Compiling in the execution environment is not a problem, rather a solution to cut short the tool chain (as an additional benefit, sources are always compiled with the same JVM version the runtime is using).
Looking a level deeper¶
As said above, Z2 uses the same module structure as what developers see as projects. On a next deeper level, Z2 organizes modules into components. Components, from a Z2 perspective is anything that has a managed life cycle by Z2. It is the smallest granularity of preparation for or removal from the system.
Examples of components are Java modules as well as Web application modules, datasource definitions, component repository definitions. The name of a Z2 components is made up by concatenating a module name and a local component name by a slash.
For example the module "com.xyz.webshop" may have the following components:
- com.xyz.webshop/java (containing the business logic, the database access layer, the web access layer in terms of servlets etc)
- com.xyz.webshop/web (containing the Web artifacts like JSPs, HTML files, Stylesheets, images, JS files etc)
- com.xyz.webshop/datasource (containing the database connection settings)
The "java" and the "web" components contain multiple files inside folders and sub-folders while the "database" component is just a single .properties file.
Java components typically depend on other Java components which are declared in the java component's configuration file: java/z.properties.
Components have a runtime life cycle: They can be loaded and released. A component is loaded when it is first requested, possibly as early as part of the bootstrap process. A component is released during a z2-synchronization according to changes of its resources in the VCS or due to changes of dependency components. This way Java sources which have become invalid are unloaded, new versions are fetch from the VCS and compiled again. As a final step the released components can be loaded again (either on demand or as part of a partial bootstep process which is executed after a synchronization step).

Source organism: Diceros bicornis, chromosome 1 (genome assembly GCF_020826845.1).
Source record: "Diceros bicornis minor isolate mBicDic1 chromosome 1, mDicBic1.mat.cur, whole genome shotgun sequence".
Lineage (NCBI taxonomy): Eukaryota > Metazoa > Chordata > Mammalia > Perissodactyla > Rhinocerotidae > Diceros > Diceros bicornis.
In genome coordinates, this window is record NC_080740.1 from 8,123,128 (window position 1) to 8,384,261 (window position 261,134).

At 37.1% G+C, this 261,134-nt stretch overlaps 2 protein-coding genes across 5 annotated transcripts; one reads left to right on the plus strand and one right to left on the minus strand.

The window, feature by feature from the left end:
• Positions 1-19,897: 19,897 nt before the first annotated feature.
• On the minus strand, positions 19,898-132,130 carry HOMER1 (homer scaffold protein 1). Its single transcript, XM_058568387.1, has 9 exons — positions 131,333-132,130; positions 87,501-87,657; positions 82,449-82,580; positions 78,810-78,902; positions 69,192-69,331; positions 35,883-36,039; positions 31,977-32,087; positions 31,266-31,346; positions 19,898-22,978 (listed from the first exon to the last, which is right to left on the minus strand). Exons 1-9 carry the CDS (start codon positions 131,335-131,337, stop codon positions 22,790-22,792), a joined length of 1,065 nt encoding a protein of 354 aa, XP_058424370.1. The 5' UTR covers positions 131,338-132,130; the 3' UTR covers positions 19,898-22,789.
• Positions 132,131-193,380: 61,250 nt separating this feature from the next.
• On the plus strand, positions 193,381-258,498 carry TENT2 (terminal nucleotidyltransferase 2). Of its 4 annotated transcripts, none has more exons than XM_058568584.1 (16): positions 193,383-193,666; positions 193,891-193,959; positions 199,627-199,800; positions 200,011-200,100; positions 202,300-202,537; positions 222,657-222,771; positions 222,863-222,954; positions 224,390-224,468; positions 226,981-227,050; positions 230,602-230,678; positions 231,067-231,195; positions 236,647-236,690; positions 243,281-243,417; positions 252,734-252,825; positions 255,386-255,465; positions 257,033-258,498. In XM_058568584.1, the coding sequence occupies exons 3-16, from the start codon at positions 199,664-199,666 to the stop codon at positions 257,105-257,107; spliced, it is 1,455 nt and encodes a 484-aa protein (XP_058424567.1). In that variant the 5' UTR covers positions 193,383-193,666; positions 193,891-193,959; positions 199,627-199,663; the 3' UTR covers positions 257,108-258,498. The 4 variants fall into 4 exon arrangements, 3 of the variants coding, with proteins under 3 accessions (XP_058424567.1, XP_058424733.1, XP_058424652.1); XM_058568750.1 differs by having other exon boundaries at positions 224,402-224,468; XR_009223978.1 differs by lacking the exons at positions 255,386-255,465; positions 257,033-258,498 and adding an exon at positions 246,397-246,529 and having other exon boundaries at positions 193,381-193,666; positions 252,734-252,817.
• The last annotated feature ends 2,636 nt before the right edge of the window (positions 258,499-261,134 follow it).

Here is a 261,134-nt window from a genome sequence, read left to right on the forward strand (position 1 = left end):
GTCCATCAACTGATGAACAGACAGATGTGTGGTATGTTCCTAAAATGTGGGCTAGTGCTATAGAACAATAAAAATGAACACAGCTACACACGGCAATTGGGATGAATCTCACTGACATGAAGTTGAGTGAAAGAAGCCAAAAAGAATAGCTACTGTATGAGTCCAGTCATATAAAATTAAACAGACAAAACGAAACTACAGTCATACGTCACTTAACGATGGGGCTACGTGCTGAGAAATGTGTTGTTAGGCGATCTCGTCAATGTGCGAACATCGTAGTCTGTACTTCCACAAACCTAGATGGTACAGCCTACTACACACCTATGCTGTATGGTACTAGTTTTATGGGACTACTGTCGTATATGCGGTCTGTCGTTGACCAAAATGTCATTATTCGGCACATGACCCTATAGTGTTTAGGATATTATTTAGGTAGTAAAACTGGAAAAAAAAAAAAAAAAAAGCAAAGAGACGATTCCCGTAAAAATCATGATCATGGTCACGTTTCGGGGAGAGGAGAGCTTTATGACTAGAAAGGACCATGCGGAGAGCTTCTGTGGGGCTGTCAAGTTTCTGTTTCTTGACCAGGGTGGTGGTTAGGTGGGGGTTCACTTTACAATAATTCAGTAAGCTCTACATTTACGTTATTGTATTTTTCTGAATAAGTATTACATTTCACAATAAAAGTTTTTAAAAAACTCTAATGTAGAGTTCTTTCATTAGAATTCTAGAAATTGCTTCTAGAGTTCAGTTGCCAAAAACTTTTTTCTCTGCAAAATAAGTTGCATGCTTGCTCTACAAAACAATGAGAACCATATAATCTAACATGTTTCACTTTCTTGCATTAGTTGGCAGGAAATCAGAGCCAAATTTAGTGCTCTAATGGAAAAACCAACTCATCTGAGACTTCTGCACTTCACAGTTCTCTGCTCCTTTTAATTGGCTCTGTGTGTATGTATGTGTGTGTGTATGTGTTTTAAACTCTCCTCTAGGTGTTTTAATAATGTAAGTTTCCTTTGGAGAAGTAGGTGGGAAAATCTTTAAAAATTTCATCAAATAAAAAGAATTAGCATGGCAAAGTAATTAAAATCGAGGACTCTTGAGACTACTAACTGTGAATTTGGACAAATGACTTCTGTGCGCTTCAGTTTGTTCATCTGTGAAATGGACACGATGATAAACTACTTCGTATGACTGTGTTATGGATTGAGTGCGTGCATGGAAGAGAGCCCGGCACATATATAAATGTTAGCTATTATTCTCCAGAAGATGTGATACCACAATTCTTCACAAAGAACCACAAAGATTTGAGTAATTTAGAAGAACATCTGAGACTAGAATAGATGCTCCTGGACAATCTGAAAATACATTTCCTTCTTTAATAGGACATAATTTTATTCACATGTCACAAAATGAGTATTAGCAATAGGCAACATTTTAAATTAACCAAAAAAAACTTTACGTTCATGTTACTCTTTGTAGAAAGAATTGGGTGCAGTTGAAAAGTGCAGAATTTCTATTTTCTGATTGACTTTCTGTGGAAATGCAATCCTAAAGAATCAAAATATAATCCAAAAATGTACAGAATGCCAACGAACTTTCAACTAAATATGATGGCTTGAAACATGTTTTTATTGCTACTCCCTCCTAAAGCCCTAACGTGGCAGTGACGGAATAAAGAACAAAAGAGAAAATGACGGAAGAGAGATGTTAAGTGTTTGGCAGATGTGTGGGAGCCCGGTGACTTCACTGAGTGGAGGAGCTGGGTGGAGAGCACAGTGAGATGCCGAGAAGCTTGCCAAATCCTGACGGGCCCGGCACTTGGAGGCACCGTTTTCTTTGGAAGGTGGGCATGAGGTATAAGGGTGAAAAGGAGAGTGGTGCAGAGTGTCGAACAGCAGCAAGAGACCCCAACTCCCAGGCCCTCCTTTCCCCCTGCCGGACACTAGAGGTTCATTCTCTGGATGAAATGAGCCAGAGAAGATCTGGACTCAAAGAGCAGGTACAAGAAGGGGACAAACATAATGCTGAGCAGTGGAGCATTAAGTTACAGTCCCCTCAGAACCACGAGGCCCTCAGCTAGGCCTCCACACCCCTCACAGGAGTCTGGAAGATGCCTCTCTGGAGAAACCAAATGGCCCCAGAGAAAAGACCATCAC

The Z2 component model is extensible: By declaring and implementing component factories new component types may be made available to the platform.
The source is the system¶
The motto of the system-centric approach in the z2-Environment is: "The source is the system!". Traditional systems with a push-deploy approach tend to become a heterogeneous conglomerate after a while, containing a mixture of original versions, patches, hotfixes and manual adjustments on config files. It is hard (or even impossible) to tell who installed that patch last month or who changed the memory settings yesterday. Often it is even difficult to tell what patch versions are actually deployed. And once this question is answered the next one pops up: Where do I get the corresponding sources for debugging and maintainance?
When the "source is the system", these questions are answered immediately. Changes to the z2-Environment are always changes in the repositories. And changes in the repositories are logged in the commit logs with author name and date, regardless if it's a fetch from another system (which is the equivalent to a patch) or a manual fix on configuration files. Also exactly the same sources are available, because there is only one source for (Java) sources which is the repository. When the Java sources are changed, z2 has to recompile them in order to get them executed. Thus it is always possible to debug a system with the most up-to-date sources.